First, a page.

All student design teams will perform a mandatory presentation of their ongoing work 3 times during the course, and prepare relevant questions to ask of their design (this is the “design crit” session, parts of which will be based on a design-space analysis/argumentation method). Doing their project, the students must work in 2-5 (3 or more being ideal) person design teams to be able to cover sufficient ground in the project in terms of data collection for the case context as well as to do timely design critique throughout the project. Interdisciplinary work and bringing different competences to bear is key for good projects. 

The project (product) is of the students own choosing, and can include work that involves design for (and with) public sector institutions, private enterprise, as well as more exploratory design projects to develop new interaction styles, explore the new and expanding context of computer use or other conceptual work that includes the design of a concrete IT prototype interface to explore viability or experience. 


Note that for any area chosen, the students must identify and use a minimum of 2 peer reviewed research papers, e.g. found using the ACM database (dl.acm.org) (note that you have to go through CBS Library or be on the CSB network to access the ACM database)

It is expected that a group is formed and a project or case is defined as early as possible in the course period, so that work on the product (the prototype) can commence early.

Description of the teaching methods
Student presentations
Feedback during the teaching period
The teacher will give continuous feedback at class presentations

Online feedback is given on mandatory assignments. As part of the ongoing feedback, students must participate in 3 'design critique' sessions (presentations) placed in the beginning, middle and end of the course, where the teacher and students peer give constructive input to the group projects. The course is highly interactive, and each lecture session of two hours is followed by two hours of workshops, where student groups receive feedback on their progress. The workshops also facilitate the students' use of digital prototyping tools.
Student workload
Lectures 24 hours
Prepare to class 100 hours
Workshops 24 hours
Exam and preparation 59 hours
Expected literature

The literature can be changed before the semester starts. Students are advised to find the final literature on Canvas before buying any material.


Course book: Preece, J., Rogers, Y., & Sharp, H. (2019). Interaction Design

- Beyond Human-Computer Interaction. Wiley.


Research articles and perspective


Bødker, S. (2000). Scenarios in user-centred design-setting the stage for reflection and action. Interacting with computers, 13(1), 61-75.


Brandt, E. (2007). How tangible mock-ups support design collaboration. Knowledge, Technology, and Policy, 20(3), 179-192.


Buchenau, M. & Fulton-Suri, J (2000). Experience Prototyping, in Proceedings of ACM DIS, 2000.


Buur, J., & Sitorus, L. (2007). Ethnography as Design Provocation. Proceedings from Ethnographic Praxis in Industry Conference, Keystone, CO, USA.


Buur, J., Binder, T., & Brandt, E. (2000). Taking Video Beyond “Hard Data” in User Centred Design. the Proceedings of the Participatory Design Conference, New York, CPSR, December.


Erickson, T. (1995). Notes on Design Practice: Stories and Prototypes as Catalysts for Communication. In Scenario-based design: envisioning work and technology in system development (pp. 37–58). John Wiley & Sons, Inc. New York, NY, USA.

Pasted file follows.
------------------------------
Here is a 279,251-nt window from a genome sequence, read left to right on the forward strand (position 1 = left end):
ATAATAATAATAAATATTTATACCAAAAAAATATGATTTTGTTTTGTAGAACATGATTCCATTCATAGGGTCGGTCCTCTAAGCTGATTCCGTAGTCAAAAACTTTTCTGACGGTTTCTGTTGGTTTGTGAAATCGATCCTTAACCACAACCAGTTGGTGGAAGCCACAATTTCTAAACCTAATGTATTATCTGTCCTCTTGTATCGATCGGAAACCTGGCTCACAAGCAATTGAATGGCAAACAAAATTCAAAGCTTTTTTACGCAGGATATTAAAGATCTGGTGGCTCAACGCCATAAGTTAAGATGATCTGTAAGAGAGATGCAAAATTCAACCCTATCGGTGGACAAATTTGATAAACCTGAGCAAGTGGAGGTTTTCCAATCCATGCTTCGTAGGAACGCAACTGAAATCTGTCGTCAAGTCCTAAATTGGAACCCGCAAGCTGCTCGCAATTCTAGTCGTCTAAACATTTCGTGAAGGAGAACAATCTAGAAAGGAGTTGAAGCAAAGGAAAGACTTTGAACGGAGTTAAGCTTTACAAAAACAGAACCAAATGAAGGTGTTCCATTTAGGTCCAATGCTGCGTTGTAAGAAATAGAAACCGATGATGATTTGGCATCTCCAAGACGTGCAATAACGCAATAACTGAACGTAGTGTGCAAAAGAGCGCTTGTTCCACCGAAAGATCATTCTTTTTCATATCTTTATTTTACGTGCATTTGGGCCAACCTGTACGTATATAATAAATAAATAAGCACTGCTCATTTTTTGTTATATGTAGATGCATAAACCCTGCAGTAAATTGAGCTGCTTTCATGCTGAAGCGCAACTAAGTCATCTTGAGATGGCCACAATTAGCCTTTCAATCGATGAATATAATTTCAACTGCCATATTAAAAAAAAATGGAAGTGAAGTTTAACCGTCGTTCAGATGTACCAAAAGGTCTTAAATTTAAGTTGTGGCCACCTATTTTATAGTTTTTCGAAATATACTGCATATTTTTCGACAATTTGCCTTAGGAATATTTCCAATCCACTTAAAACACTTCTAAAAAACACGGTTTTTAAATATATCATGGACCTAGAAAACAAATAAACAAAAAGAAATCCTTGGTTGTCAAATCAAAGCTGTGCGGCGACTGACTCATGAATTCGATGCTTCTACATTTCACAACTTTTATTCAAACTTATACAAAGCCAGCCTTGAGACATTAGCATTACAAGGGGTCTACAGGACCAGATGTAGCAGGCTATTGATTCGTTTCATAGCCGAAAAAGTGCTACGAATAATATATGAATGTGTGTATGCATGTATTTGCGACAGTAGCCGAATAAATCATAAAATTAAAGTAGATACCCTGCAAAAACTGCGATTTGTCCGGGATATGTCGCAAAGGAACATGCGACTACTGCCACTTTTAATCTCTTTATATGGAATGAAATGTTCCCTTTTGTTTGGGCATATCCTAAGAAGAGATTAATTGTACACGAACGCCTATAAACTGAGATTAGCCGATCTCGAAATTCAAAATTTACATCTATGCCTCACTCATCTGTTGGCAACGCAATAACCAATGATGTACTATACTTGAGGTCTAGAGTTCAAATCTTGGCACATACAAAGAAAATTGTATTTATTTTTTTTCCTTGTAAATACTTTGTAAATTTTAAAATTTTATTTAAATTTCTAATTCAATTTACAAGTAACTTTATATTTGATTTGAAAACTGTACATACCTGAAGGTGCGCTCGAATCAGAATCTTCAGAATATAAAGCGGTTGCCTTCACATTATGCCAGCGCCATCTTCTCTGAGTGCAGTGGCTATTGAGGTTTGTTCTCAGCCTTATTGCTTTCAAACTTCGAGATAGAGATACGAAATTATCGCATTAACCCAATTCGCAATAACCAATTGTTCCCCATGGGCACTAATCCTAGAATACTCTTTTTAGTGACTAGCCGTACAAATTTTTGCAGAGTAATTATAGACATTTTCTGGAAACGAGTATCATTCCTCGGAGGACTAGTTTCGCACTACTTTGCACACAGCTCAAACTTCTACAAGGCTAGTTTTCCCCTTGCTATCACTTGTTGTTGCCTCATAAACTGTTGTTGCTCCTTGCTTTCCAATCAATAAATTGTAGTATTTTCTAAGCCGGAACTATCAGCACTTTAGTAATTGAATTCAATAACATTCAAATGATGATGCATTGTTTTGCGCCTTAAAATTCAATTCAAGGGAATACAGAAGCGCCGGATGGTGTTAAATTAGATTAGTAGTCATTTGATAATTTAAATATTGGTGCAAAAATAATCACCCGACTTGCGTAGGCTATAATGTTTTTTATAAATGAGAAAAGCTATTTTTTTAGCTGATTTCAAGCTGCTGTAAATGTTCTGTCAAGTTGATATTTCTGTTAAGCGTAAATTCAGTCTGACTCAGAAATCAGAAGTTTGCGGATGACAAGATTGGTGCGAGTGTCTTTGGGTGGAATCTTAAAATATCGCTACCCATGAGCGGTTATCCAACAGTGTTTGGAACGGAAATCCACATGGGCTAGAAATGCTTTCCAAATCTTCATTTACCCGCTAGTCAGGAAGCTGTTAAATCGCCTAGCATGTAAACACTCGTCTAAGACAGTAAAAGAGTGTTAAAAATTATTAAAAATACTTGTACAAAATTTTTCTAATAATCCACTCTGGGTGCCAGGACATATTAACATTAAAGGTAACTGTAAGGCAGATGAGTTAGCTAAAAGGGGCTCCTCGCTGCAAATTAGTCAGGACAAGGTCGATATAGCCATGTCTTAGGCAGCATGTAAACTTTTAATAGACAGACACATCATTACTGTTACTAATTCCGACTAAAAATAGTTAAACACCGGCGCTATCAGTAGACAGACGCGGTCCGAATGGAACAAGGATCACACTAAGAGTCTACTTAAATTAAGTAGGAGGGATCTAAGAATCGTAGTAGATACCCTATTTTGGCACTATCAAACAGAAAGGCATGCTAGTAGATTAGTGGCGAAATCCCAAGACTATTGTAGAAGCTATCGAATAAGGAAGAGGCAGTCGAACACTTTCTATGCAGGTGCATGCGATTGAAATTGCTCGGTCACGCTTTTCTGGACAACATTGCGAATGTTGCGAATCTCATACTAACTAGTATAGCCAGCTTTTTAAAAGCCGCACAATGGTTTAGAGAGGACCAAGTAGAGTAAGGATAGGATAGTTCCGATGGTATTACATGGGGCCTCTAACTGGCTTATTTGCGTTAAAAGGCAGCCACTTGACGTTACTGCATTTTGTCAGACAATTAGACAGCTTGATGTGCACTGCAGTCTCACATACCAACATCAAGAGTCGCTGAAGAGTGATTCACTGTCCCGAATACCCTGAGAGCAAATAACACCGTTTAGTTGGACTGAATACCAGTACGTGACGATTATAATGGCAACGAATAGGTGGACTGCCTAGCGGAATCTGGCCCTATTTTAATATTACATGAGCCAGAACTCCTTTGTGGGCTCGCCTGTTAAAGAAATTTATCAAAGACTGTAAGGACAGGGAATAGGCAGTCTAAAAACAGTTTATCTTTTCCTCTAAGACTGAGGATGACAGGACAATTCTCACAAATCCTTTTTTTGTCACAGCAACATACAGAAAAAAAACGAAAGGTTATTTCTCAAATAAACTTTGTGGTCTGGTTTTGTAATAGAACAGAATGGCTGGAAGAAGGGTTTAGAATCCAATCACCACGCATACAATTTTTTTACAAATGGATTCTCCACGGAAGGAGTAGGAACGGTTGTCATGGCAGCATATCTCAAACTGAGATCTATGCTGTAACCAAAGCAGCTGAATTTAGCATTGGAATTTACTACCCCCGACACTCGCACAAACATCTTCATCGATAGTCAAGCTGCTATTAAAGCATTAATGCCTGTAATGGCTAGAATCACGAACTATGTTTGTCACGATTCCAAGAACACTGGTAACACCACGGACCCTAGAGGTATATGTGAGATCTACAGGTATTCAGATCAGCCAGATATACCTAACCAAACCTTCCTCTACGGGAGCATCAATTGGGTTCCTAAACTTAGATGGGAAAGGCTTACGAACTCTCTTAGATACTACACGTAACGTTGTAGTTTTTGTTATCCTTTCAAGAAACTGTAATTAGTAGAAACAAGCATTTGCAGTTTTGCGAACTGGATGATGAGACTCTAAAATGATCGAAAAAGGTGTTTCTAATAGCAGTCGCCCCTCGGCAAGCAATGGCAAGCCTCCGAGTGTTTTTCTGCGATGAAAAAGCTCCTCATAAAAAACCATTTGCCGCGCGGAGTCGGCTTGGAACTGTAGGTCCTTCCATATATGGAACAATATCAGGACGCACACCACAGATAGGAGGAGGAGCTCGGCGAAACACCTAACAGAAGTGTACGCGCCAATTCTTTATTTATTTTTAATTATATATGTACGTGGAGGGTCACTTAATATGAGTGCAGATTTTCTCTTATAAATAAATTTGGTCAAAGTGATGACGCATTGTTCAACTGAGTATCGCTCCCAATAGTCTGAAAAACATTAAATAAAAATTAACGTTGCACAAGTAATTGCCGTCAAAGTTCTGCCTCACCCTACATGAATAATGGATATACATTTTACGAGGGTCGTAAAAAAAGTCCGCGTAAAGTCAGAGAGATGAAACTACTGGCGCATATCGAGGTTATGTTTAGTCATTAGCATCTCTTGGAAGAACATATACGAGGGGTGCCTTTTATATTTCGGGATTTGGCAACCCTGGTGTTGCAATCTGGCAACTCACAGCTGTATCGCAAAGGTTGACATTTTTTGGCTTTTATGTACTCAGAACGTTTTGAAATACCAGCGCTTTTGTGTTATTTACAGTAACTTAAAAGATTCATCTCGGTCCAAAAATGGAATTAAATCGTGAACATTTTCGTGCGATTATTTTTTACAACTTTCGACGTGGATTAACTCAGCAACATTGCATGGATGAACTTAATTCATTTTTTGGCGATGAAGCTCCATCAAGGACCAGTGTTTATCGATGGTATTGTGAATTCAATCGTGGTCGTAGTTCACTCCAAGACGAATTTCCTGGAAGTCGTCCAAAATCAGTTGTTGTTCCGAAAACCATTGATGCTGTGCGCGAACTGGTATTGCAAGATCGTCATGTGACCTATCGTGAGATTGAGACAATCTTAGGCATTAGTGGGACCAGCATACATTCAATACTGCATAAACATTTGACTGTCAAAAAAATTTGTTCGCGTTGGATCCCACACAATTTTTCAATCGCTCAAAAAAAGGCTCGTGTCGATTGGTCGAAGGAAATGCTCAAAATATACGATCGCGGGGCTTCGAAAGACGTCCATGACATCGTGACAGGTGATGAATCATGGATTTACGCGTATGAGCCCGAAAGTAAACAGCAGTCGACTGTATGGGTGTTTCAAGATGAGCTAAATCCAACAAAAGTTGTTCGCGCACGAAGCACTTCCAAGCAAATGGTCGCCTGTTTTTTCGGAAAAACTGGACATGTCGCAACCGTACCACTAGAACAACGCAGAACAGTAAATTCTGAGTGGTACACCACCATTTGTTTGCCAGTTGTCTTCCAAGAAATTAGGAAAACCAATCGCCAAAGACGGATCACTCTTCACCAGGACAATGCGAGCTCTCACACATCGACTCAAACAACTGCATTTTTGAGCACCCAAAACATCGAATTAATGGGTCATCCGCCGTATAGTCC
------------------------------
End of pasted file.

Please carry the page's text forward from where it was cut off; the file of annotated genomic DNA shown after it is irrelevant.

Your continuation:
Fallman, D. (2003). Design-oriented human-computer interaction. Proceedings from Proceedings of the SIGCHI conference on Human factors in computing systems.


Gaver, B., Dunne, T., & Pacenti, E. (1999). Cultural Probes. Interactions, Volume 6.


Hertzum, M. (2003). Making use of scenarios: a field study of conceptual design. International Journal of Human-Computer Studies, 58(2), 215-239.


Kaptelinen, V. (no date). Affordances (entry 44 in Interaction Design Encyclopedia): https:/​/​www.interaction-design.org/​literature/​book/​the-encyclopedia-of-human-computer-interaction-2nd-ed/​affordances#heading_Introduction:_Why_affordances?_html_pages_128643


Kimbell, L (2009). Beyond design thinking: Design-as-practice and designs-in-practice, paper presented at CRESC Conference, Manchester, September 2009.


Kolko, J (2010) Abductive Thinking
and Sensemaking:
The Drivers of Design Synthesis, Design Issues: Volume 26, Number 1 Winter 2010


Latour, Bruno: “Where Are the Missing Masses? The Sociology of a Few Mundane Artifacts”, findes her:


Messeter, J. (2009). Place-specific computing: A place-centric perspective for digital designs. International Journal of Design, 3(1), 29-41.


Millen, D.R. 2000: Rapid ethnography: time deepening strategies for HCI field research, Proceedings of the 3rd conference on Designing interactive systems: processes, practices, methods, and techniques


Mogensen, P (1992): Towards a provotyping approach in systems development. Scandinavian Journal of Information Systems, 4(1), 5.


Norman, D. A. (1999). Affordance, conventions, and design. Interactions, 6(3), 38-43.


Peyton, T. & Poole, E. 2014. The Videographic Requirements Gathering Method for Adolescent-Focused Interaction Design, Interaction Design and Architecture(s) Journal - IxD&A, N.20, 2014, pp. 57-69


Salvador, Bell, Anderson, 1999. Design Ethnography, Design Management Journal, Fall, 1999


Stolterman, E. & Janlert, P (2015). Faceless Interaction - A Conceptual Examination of the Notion of Interface: Past, Present, and Future.  Human-Computer Interaction, 30, 6.


Zimmerman, J, Forlizzi, J. and Evenson, J. 2007. Research through design as a method for interaction design research in HCI. In Proceedings of the SIGCHI conference on Human factors in computing systems (CHI ‘07)




Last updated on 20-06-2022